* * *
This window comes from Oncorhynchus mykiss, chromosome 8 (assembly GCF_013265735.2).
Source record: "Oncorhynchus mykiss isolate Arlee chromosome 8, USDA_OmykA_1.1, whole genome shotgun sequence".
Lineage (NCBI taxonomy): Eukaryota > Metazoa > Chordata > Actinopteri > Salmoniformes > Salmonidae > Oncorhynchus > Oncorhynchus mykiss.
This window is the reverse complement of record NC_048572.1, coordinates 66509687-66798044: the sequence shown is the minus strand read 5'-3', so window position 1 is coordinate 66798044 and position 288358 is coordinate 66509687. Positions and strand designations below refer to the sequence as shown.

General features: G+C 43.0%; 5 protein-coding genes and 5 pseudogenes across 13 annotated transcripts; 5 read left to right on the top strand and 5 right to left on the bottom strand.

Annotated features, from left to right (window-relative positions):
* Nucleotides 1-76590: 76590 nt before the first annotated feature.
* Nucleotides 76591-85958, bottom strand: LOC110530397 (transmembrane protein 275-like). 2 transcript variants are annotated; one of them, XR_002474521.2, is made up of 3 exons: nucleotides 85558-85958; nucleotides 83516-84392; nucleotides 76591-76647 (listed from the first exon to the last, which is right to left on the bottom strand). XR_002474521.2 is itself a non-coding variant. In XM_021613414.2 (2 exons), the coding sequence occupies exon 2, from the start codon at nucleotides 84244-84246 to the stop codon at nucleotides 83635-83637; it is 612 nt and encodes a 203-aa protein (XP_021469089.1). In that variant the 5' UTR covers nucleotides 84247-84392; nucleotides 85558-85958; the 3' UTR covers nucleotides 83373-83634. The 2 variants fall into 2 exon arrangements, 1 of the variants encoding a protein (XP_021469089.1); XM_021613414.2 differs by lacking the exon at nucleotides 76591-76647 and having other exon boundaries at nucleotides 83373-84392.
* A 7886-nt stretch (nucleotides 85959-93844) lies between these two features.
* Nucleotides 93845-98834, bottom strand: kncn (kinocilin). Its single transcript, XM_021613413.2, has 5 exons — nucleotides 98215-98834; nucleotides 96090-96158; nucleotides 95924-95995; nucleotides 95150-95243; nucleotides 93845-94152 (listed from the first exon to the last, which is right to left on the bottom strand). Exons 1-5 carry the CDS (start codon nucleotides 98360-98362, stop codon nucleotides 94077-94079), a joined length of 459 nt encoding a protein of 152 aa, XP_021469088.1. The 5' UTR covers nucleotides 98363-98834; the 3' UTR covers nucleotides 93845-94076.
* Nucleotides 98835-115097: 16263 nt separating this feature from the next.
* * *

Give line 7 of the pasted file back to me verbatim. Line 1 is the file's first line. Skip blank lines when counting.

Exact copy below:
* Nucleotides 1-76590: 76590 nt before the first annotated feature.